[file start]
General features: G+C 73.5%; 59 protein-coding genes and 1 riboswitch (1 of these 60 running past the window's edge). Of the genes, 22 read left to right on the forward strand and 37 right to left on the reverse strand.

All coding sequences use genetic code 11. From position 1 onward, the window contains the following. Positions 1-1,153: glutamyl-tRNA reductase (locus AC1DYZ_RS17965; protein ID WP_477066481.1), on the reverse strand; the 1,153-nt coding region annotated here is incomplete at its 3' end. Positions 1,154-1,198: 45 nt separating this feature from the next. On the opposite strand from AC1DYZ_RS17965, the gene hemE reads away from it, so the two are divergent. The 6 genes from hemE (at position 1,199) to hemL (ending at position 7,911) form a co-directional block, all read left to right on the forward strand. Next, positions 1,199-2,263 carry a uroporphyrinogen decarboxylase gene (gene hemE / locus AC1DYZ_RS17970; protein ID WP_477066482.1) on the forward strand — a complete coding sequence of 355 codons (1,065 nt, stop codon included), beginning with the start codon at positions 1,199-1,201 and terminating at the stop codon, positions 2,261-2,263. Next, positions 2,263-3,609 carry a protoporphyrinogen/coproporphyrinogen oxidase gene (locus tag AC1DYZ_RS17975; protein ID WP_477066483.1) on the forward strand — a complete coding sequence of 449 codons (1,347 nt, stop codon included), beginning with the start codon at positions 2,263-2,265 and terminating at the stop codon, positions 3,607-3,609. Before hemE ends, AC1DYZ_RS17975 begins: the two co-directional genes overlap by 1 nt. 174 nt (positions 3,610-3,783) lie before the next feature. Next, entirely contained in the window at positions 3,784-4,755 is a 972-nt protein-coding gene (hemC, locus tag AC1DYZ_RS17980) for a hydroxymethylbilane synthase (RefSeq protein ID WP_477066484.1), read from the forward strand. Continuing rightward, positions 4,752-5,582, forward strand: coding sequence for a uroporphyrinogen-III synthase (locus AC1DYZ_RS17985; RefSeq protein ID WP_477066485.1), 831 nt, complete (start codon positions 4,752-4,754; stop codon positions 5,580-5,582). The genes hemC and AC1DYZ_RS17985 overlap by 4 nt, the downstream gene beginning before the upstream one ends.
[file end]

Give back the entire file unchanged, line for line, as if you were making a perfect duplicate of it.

General features: G+C 73.5%; 59 protein-coding genes and 1 riboswitch (1 of these 60 running past the window's edge). Of the genes, 22 read left to right on the forward strand and 37 right to left on the reverse strand.

All coding sequences use genetic code 11. From position 1 onward, the window contains the following. Positions 1-1,153: glutamyl-tRNA reductase (locus AC1DYZ_RS17965; protein ID WP_477066481.1), on the reverse strand; the 1,153-nt coding region annotated here is incomplete at its 3' end. Positions 1,154-1,198: 45 nt separating this feature from the next. On the opposite strand from AC1DYZ_RS17965, the gene hemE reads away from it, so the two are divergent. The 6 genes from hemE (at position 1,199) to hemL (ending at position 7,911) form a co-directional block, all read left to right on the forward strand. Next, positions 1,199-2,263 carry a uroporphyrinogen decarboxylase gene (gene hemE / locus AC1DYZ_RS17970; protein ID WP_477066482.1) on the forward strand — a complete coding sequence of 355 codons (1,065 nt, stop codon included), beginning with the start codon at positions 1,199-1,201 and terminating at the stop codon, positions 2,261-2,263. Next, positions 2,263-3,609 carry a protoporphyrinogen/coproporphyrinogen oxidase gene (locus tag AC1DYZ_RS17975; protein ID WP_477066483.1) on the forward strand — a complete coding sequence of 449 codons (1,347 nt, stop codon included), beginning with the start codon at positions 2,263-2,265 and terminating at the stop codon, positions 3,607-3,609. Before hemE ends, AC1DYZ_RS17975 begins: the two co-directional genes overlap by 1 nt. 174 nt (positions 3,610-3,783) lie before the next feature. Next, entirely contained in the window at positions 3,784-4,755 is a 972-nt protein-coding gene (hemC, locus tag AC1DYZ_RS17980) for a hydroxymethylbilane synthase (RefSeq protein ID WP_477066484.1), read from the forward strand. Continuing rightward, positions 4,752-5,582, forward strand: coding sequence for a uroporphyrinogen-III synthase (locus AC1DYZ_RS17985; RefSeq protein ID WP_477066485.1), 831 nt, complete (start codon positions 4,752-4,754; stop codon positions 5,580-5,582). The genes hemC and AC1DYZ_RS17985 overlap by 4 nt, the downstream gene beginning before the upstream one ends.